Kansas Senate votes to extend COVID-19 emergency, limit Kelly
photo by: Associated Press
TOPEKA (AP) — The Republican-led state Senate on Thursday approved a bill that would extend Kansas’ state of emergency while limiting Democratic Gov. Laura Kelly’s power to direct the pandemic response, as workers sought to speed up the pace of coronavirus vaccinations.
A law enacted in June limits Kelly’s ability to close businesses and allows counties to opt out of health orders she issues. The law and a state of emergency that makes it easier for officials to deal with the pandemic are set to expire Jan. 26. The bill voted on Thursday would extend both through March 31.
The Senate’s 34-1 vote to approve the measure sent it to the House.
Businesses, nursing homes and medical providers are granted some protections from lawsuits under the law, and their lobbyists have expressed support for extending it.
GOP lawmakers pushed to limit Kelly after she imposed a statewide stay-at-home order for five weeks early in the pandemic, saying she acted too aggressively too early and seriously damaged the state’s economy. But Kelly has said she does not regret taking aggressive action early because Kansas had to get more information about the virus.
Scott Brunner, a deputy secretary at the Kansas Department for Aging and Disability Services, told senate public health and welfare committee members on Thursday that the agency is “hoping” by next week to start requiring state nursing home inspectors to take virus tests.
The comment came a day after Tony Johnson, chief operating officer of Recovery-Care Healthcare, an organization owning 18 nursing homes in Kansas, told committee legislators that state health surveyors were entering into his group’s facilities without taking virus tests, which he called ironic, “given the circumstances that we’re living in right now.”
Meanwhile, health officials are working to finish vaccinating front-line health care workers and long-term care residents. CDC data Thursday showed that the state had administered 91,565 doses, with 3,143 out of every 100,000 residents getting a first dose.
“We have been out there beating the bushes trying to find every small dentist office and chiropractic office everything we can to get people vaccinated and we think we have got them all covered,” said Dr. Allen Greiner, the top public health official for the Unified Government of Wyandotte County and Kansas City, Kansas.
He said he thinks the county eventually will be able to vaccinate 2,000 people a day at its mass vaccination site and has even immunized some health care workers from neighboring Johnson County.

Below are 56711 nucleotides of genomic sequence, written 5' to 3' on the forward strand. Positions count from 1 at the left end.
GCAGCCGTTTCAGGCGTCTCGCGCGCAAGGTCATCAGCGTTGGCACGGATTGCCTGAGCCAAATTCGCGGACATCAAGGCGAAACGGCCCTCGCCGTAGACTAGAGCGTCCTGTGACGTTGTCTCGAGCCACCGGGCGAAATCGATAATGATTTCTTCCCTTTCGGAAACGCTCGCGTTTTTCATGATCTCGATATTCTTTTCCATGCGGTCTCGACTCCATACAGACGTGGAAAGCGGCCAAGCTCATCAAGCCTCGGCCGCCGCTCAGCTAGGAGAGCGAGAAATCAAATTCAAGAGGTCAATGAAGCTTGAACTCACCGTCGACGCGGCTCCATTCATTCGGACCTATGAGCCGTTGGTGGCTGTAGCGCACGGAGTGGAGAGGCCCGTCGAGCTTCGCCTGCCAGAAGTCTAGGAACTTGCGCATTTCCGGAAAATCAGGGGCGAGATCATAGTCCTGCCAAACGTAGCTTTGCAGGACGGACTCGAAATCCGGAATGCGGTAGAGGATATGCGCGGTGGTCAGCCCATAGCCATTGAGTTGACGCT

“We are all trying to share,” he said in a webcast Thursday.
One issue has been people rejecting the vaccine, said Dr. Steve Stites, chief medical officer at the University of Kansas Health System.
“Even on our own campus we are vaccinating about 60% to 65% of our own people. That means we have 35% to 40% turning it down,” he said during the webcast.
Jason Glenn, a professor in the Department of History and Philosophy of Medicine at the University of Kansas Medical Center, said there are many minority communities with historical reasons to be distrustful of the medical community, including mistreatment and exploitation in experiments.
“Combined with this history is all of the misinformation that circulates in our age,” Glenn said. “So many people rely on various social media platforms to learn about what is happening in the world and that information is often not just not credible but intentionally misleading. That makes for a time bomb as far as how people perceive the vaccine.”
Despite the challenges, the biggest issue for now is supply, Greiner and Stites said.
“The truth is we have clinics set up,” Stites said. “We are ready to go. We could be doing thousands of people a day, we could do 2,000 people a day. And I know Wyandotte County could do thousands a day. I know Johnson County could do thousands a day. We have got to get the vaccination in. We have to get the vaccination here.”
But Stites predicted that the supply issues wouldn’t last long — perhaps as few as a couple months — as more vaccines are approved and production ramps up.
“You can stay safe while you wait for the vaccine,” he said. “You have been doing it for 10 months. Two more months, two more months. We can get this done.”